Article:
[ shah-muhn, shey-, sham-uhn ]
/ ˈʃɑ mən, ˈʃeɪ-, ˈʃæm ən /
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(especially among certain tribal peoples) a person who acts as intermediary between the natural and supernatural worlds, using magic to cure illness, foretell the future, control spiritual forces, etc.
QUIZ YOURSELF ON PARENTHESES AND BRACKETS APLENTY!
Set some time apart to test your bracket symbol knowledge, and see if you can keep your parentheses, squares, curlies, and angles all straight!
Question 1 of 7
Let’s start with some etymology: What are the origins of the typographical word “bracket”?
First appeared around 1750, and is related to the French word “braguette” for the name of codpiece armor.
First appeared in 1610, based on the French word “baguette” for the long loaf of bread.
First appeared in 1555, and is related to the French word “raquette” for a netted bat.TAKE THE QUIZ TO FIND OUT
Origin of shaman
1690–1700; <German Schamane<Russian shamán, probably <Evenki šamān, samān
OTHER WORDS FROM shamansha·man·ic [shuh-man-ik], /ʃəˈmæn ɪk/, adjective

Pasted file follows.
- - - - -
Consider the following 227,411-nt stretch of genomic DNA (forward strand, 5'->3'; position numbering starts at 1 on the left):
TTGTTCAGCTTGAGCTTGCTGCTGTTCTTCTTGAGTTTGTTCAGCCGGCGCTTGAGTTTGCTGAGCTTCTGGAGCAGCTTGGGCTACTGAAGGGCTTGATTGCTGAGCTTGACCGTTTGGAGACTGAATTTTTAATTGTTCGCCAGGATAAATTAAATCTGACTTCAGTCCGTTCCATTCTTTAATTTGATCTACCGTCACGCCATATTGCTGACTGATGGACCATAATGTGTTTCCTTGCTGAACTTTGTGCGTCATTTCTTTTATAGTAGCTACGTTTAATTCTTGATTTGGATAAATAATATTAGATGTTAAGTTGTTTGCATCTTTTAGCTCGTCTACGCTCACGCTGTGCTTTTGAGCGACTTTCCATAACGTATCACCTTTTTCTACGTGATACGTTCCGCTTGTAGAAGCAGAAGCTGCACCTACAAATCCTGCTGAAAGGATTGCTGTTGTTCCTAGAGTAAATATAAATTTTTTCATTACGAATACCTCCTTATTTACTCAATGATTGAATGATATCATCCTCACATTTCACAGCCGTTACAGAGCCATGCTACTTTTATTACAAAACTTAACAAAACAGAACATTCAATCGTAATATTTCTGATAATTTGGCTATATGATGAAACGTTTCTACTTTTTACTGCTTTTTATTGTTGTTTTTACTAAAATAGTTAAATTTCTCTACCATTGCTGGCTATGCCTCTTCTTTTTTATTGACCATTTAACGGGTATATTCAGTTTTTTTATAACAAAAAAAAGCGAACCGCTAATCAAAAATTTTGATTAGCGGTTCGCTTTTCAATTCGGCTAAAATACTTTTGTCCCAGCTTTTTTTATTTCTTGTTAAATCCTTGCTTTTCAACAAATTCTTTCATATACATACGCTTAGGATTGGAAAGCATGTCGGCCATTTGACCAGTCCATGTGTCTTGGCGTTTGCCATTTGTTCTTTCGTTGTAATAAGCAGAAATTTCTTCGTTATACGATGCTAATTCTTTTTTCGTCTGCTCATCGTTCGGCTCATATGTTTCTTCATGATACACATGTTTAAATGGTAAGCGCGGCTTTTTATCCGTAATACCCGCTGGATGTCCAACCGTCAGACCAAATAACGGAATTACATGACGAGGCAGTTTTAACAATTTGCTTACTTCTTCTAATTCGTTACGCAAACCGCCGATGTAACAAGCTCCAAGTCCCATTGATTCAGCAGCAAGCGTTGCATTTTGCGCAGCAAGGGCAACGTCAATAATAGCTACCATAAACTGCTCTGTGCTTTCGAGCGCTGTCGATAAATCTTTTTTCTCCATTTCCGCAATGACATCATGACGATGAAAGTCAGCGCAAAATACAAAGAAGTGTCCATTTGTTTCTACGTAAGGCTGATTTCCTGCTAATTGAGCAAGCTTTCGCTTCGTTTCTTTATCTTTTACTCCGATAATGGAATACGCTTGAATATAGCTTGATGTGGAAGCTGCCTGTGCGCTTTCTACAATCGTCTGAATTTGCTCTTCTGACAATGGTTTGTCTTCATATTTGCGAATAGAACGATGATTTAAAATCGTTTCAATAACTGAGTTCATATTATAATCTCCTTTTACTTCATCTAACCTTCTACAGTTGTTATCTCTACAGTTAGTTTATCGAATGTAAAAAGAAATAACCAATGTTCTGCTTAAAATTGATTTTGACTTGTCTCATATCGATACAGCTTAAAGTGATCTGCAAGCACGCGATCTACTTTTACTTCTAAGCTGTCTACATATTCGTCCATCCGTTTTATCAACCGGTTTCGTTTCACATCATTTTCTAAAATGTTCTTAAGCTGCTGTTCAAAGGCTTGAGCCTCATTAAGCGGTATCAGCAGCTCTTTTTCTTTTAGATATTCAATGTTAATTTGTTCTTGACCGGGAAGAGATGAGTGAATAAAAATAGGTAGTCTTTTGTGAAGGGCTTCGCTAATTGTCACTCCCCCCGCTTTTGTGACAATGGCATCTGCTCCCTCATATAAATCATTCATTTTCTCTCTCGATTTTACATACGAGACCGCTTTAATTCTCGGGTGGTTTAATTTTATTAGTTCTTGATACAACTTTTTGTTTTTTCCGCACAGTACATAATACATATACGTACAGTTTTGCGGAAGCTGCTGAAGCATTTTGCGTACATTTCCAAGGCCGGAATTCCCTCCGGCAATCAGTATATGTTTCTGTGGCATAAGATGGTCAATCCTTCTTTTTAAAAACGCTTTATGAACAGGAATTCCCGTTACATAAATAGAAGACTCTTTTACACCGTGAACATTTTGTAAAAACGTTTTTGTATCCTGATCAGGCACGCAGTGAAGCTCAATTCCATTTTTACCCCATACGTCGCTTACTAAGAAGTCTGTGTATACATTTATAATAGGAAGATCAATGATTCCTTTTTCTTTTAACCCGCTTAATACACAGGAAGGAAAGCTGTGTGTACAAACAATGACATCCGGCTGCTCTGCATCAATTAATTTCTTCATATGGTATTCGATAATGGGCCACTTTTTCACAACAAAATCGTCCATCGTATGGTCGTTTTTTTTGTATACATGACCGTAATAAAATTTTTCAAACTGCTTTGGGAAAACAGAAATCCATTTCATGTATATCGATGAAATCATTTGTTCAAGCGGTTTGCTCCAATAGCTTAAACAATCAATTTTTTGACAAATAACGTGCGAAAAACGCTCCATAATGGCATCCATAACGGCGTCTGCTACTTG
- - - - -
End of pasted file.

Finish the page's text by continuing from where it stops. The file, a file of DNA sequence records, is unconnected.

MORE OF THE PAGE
Dictionary.com Unabridged Based on the Random House Unabridged Dictionary, © Random House, Inc. 2021
Example sentences from the Web for shaman
Others are Shamanists, and their most sacred spot is the Shamanic stone at the mouth of the river Angar.
British Dictionary definitions for shaman
/ (ˈʃæmən) /
a priest of shamanism
a medicine man of a similar religion, esp among certain tribes of North American Indians
Derived forms of shamanshamanic (ʃəˈmænɪk), adjective
Word Origin for shaman
C17: from Russian shaman, from Tungusian ̆saman, from Pali samana Buddhist monk, ultimately from Sanskrit śrama religious exercise
Collins English Dictionary - Complete & Unabridged 2012 Digital Edition © William Collins Sons & Co. Ltd. 1979, 1986 © HarperCollins Publishers 1998, 2000, 2003, 2005, 2006, 2007, 2009, 2012